Wednesday, February 24, 2016
One man and his horse are on a mission to promote literacy in rural Indonesia, inspiring a new generation of bookworms by taking books door-to-door.Click here to know more.
Monday, February 15, 2016
Which is the book for your child?
So, you’re at a book store surrounded by wonderful books. How do you choose a book for your child? A book that your child will enjoy reading and encourage him or her to look forward to more reading. It’s important to remember that reading is not a quantitative activity; rather it’s a personal experience. Children in the same class will have different interests and reading levels, so choose a book that works for your child and not one that ‘every child seems to be reading’.
The Five Finger Rule can help you select a book. It is a very simple and basic technique that also encourages your child to choose a book. Here’s how it works:
1. Choose a book that you think your will enjoy. It’s important to select a book according to your child’s interest. If your child likes animals, then choose a story that revolves around animal.
2. Read the second page with your child.
3. Hold up a finger for each word your child is not sure of, or does not know.
4. If there are five or more words your child does not know, you should choose an easier book.
Besides the Five Finger Rule, there are several ways to choose books wisely. First check online and read reviews. Next speak to the class teacher and gather suggestions and also check with the bookstore for reviews and product information. Importantly, speak to your child and spend time at the book store. This way you will surely pick up a book that you child will enjoy reading, and come back to pick up many more.
Wednesday, February 10, 2016
Chitra Sounder be visiting a different school every day of the 'WORLD BOOK DAY' in the UK between 29th February to 4th March 2016. Farmer Falgu will surely be visiting a few schools with her. But, would you like to know the genesis of the Farmer Falgu series?
Here is an excerpt for Chitra Soundar's blog. She unravels why she wanted to write about a farmer and her interesting journey so far with Falgu.
I grew up hating eggs. But the thought of an omelet always fascinated the chef in me. I can see why an Indian omelet can be a great treat – it’s got all the spices, chillies, tomatoes and onions. I came close to eating an omelet so many times – simply because I liked it as a recipe. Alas, I don’t like eggs. The next best thing – put it in a story.
And so, Farmer Falgu set out to the Market. With eggs. And of course all picture books believe in the power of three. So Falgu had to take with him – white eggs, brown eggs and duck eggs. I researched duck eggs a lot – I didn’t know what colour they were. I realized they come in all sorts of colours. I’m sure Kanika wasn’t too pleased with my egg choices.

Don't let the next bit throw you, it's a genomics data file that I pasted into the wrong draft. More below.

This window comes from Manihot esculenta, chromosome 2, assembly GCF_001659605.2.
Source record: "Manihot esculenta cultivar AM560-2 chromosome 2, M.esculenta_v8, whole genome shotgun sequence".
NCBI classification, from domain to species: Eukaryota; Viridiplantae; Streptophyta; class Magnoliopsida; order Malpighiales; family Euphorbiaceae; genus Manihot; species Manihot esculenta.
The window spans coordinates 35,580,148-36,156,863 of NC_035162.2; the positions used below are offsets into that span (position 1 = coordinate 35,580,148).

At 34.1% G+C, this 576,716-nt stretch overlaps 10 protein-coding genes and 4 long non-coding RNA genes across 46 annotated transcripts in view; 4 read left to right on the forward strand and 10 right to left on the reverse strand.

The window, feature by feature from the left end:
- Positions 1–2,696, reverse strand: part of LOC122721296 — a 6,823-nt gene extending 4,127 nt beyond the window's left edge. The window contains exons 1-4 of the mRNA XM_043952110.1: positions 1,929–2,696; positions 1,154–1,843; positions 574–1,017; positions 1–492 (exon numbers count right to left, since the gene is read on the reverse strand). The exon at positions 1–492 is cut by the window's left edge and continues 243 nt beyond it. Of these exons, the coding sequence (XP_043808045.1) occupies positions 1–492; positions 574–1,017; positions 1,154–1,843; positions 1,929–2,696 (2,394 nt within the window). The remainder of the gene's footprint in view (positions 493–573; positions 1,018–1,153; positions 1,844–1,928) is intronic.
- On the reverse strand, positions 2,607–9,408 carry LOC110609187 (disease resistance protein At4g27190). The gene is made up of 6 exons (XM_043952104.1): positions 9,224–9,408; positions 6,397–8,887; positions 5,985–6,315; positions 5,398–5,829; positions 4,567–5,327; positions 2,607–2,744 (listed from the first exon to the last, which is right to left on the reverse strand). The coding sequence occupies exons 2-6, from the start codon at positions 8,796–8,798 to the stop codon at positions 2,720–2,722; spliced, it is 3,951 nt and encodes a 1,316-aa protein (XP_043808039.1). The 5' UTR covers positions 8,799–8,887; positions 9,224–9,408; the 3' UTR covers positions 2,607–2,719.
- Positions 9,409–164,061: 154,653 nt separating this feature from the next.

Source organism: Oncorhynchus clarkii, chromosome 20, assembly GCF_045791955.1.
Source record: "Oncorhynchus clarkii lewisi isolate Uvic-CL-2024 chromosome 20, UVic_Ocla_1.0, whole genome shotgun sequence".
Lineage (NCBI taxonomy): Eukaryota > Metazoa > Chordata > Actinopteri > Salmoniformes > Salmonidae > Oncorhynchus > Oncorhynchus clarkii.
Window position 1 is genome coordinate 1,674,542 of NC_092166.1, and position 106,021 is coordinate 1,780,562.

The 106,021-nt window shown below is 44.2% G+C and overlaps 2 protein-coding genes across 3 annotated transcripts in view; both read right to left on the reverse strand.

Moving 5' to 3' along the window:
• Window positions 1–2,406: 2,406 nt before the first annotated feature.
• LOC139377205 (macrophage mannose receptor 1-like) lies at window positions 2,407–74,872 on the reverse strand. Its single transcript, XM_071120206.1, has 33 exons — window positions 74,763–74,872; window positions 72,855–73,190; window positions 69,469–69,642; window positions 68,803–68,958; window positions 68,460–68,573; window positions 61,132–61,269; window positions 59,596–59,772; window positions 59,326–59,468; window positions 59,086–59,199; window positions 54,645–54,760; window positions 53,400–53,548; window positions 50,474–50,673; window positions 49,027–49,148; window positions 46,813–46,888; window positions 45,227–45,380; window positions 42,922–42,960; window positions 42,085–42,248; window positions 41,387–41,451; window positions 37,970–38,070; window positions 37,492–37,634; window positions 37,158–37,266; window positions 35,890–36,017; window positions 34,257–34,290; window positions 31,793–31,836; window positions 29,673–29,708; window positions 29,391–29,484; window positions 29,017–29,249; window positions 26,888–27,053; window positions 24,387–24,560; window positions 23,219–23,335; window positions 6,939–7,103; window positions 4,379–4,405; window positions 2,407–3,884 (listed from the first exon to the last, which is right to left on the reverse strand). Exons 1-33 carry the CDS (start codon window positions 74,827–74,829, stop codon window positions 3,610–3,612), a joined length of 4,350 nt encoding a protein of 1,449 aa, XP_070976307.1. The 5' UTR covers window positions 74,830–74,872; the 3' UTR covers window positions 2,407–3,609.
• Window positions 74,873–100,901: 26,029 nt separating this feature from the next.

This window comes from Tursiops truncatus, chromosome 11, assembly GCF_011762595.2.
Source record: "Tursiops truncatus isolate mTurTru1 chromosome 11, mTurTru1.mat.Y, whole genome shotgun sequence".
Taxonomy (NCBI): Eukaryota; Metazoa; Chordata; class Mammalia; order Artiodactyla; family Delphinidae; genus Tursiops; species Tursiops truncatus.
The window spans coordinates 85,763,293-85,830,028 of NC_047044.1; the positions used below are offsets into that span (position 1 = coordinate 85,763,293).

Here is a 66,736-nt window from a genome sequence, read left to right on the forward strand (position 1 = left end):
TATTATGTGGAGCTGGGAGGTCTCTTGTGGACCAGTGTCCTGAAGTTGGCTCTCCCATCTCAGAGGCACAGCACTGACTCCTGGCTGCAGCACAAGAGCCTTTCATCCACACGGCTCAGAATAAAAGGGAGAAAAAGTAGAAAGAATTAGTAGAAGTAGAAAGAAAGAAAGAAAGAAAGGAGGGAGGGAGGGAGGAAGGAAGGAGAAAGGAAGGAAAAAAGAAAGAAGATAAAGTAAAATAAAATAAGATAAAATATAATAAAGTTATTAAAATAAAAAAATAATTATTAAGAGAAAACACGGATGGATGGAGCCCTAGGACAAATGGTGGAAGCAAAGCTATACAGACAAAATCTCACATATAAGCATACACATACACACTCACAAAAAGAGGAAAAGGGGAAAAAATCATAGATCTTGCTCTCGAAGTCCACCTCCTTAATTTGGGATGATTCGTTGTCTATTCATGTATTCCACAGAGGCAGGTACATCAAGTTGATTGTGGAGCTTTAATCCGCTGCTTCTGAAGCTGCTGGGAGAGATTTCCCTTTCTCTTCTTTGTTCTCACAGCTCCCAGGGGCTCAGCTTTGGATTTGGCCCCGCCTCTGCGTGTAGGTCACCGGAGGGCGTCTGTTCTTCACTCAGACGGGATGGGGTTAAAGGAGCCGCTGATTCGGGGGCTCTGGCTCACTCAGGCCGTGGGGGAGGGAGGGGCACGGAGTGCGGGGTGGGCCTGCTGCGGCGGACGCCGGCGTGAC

Now there are 4 Farmer Falgu stories. The third one is almost ready and the fourth one is still being created by fabulous co-conspirator Kanika Nair.
So Farmer Falgu as far as I’m concerned has already gone places, right? From one story to four, from paper to real life, he has come to life for me in so many ways.He is a real person with a twitter account and all. Follow him . But that’s not all. Farmer Falgu captured more hearts at the various trade fairs where my publisher Shobha Viswanath showed him off to lots of people. Her love for Falgu is second only to mine, I’d think. She’d argue it is the other way around.
And now Farmer Falgu is in Japan already. He’s called Farga in the Japanese books (thank you Google Translate) and he’s still going places. Maybe I should set a new story in Paris for Farmer Falgu. The power of bullock-carts and his positive spirit has brought him to so many countries.
Wednesday, February 3, 2016
How a City in France Got the World’s First Short-Story Vending Machines
Last October, the local publishing startup Short Edition launched the prototypes at city hall, the tourism office, and in libraries and social centers - it's a black and orange, rocket-looking cylinder that spits out short stories, free of charge. Locals queuing to return a book or to meet with a councilor are now invited to print and read one of the six hundred original stories provided by the machines. In the first month, about ten thousand stories were printed. Under a glass panel labelled “Distributeur d’histoires courtes” (“Short-story distributor”), there are three numbered buttons: one, three, and five. The numbers refer to how many minutes a story will take to read.There are currently eight short-story distributors in Grenoble, a city of a hundred and sixty thousand in the French Alps. “The written word isn’t dead,” Christophe Sibieude, the co-founder and head of Short Edition. Now, that's very true!
To read the full article click here.